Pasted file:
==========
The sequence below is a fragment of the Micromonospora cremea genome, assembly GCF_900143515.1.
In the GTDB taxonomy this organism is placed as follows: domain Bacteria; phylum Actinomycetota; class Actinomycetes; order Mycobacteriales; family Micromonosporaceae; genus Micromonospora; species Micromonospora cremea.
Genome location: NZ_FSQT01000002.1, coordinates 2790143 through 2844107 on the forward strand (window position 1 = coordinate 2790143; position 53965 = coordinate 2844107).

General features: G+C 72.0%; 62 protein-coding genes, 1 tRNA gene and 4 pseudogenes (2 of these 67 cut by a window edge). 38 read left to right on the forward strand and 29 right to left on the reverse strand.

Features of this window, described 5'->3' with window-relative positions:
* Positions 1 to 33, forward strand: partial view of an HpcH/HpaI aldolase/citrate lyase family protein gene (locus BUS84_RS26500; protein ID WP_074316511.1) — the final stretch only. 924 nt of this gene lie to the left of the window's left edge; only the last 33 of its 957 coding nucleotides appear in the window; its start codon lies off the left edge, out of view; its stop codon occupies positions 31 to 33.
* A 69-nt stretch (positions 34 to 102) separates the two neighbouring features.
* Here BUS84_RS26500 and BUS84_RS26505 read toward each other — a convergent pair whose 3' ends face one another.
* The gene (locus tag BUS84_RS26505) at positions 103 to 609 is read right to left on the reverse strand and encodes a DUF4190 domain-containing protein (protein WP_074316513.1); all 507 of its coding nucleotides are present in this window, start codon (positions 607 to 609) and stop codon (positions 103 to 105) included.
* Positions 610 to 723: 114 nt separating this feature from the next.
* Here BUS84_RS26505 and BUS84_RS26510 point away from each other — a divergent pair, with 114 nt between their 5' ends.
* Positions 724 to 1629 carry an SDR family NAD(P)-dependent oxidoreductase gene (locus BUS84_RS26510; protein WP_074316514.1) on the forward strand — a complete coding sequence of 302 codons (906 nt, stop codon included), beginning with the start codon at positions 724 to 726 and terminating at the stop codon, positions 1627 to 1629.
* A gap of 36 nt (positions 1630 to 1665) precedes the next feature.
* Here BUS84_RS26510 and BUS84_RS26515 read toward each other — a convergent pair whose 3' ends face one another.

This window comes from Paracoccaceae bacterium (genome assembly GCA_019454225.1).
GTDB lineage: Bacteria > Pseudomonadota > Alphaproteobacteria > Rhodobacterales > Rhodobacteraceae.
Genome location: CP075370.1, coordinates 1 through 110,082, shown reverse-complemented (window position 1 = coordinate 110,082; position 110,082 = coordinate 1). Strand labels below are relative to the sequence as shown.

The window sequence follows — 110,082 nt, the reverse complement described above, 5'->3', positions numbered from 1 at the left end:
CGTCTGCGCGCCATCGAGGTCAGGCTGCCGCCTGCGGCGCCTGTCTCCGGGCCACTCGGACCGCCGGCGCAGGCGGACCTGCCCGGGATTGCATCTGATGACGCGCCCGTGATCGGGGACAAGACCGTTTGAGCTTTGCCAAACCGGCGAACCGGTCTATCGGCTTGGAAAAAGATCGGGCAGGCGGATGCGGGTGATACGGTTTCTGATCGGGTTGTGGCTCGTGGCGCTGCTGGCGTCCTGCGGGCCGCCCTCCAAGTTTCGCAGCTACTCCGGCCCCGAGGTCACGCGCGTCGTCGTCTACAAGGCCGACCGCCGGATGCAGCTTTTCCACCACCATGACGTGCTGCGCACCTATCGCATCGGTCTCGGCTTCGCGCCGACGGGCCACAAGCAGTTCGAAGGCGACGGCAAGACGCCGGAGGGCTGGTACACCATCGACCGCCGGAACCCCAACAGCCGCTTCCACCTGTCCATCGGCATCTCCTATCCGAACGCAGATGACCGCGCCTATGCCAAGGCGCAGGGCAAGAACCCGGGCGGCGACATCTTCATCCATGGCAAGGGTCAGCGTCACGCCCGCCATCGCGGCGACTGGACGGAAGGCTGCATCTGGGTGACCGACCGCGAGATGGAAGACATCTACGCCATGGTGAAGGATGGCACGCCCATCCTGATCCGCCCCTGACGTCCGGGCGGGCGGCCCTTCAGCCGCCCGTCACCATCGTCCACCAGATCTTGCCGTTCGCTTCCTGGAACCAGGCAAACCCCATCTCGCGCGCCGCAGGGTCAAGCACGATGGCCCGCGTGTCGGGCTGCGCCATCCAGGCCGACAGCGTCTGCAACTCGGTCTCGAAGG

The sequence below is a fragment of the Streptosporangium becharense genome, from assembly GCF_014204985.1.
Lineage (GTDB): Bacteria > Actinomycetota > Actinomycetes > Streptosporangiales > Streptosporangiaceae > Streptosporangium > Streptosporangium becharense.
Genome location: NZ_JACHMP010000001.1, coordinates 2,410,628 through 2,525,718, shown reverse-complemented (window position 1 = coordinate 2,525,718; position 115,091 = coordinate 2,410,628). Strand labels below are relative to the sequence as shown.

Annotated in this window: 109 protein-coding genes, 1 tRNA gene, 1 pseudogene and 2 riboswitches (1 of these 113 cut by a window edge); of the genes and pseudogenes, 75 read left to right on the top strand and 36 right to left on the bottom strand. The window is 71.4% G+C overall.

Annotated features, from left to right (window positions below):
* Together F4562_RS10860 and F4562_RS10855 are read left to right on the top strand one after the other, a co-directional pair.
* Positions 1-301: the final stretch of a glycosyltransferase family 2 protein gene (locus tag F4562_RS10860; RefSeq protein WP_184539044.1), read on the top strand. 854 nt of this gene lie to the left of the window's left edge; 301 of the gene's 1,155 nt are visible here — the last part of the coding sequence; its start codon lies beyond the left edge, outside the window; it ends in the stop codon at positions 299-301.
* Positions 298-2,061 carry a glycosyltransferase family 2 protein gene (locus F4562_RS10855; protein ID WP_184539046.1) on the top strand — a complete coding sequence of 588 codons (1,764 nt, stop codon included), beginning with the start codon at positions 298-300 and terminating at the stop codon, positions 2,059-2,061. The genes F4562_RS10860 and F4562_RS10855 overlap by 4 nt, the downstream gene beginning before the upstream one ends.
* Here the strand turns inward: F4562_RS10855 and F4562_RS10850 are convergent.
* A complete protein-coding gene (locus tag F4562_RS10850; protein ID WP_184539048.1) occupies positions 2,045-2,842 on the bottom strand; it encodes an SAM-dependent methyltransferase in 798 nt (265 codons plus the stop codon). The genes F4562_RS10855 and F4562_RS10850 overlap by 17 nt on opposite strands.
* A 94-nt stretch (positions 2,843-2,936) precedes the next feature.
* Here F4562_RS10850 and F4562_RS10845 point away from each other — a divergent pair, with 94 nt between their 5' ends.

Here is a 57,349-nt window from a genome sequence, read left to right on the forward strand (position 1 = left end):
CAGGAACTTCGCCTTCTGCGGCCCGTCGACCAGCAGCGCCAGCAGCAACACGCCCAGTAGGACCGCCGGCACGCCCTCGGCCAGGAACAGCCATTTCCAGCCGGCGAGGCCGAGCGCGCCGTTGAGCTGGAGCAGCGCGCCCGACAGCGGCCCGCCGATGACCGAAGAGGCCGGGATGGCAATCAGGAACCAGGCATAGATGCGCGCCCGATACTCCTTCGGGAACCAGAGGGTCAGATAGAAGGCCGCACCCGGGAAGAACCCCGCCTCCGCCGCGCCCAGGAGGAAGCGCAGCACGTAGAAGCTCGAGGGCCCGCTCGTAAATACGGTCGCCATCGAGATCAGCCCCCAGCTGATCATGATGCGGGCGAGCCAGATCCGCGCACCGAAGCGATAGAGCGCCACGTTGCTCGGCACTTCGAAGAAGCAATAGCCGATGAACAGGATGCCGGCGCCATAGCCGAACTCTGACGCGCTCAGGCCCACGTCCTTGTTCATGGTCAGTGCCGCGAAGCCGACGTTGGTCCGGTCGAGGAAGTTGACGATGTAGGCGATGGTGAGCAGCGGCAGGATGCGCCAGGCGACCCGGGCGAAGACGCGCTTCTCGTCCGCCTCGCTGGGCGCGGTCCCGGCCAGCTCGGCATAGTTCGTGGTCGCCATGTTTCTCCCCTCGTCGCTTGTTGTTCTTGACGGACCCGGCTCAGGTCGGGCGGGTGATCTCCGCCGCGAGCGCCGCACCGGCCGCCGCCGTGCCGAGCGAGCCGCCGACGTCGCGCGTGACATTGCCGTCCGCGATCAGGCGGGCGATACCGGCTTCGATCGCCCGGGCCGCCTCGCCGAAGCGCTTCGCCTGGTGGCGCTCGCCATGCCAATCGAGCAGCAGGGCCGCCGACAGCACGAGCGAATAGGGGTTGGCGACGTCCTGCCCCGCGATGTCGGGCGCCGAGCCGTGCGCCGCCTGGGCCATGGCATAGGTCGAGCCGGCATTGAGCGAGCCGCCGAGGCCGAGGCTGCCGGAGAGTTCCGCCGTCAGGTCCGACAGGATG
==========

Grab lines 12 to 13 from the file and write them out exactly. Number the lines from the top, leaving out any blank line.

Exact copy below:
* Positions 724 to 1629 carry an SDR family NAD(P)-dependent oxidoreductase gene (locus BUS84_RS26510; protein WP_074316514.1) on the forward strand — a complete coding sequence of 302 codons (906 nt, stop codon included), beginning with the start codon at positions 724 to 726 and terminating at the stop codon, positions 1627 to 1629.
* A gap of 36 nt (positions 1630 to 1665) precedes the next feature.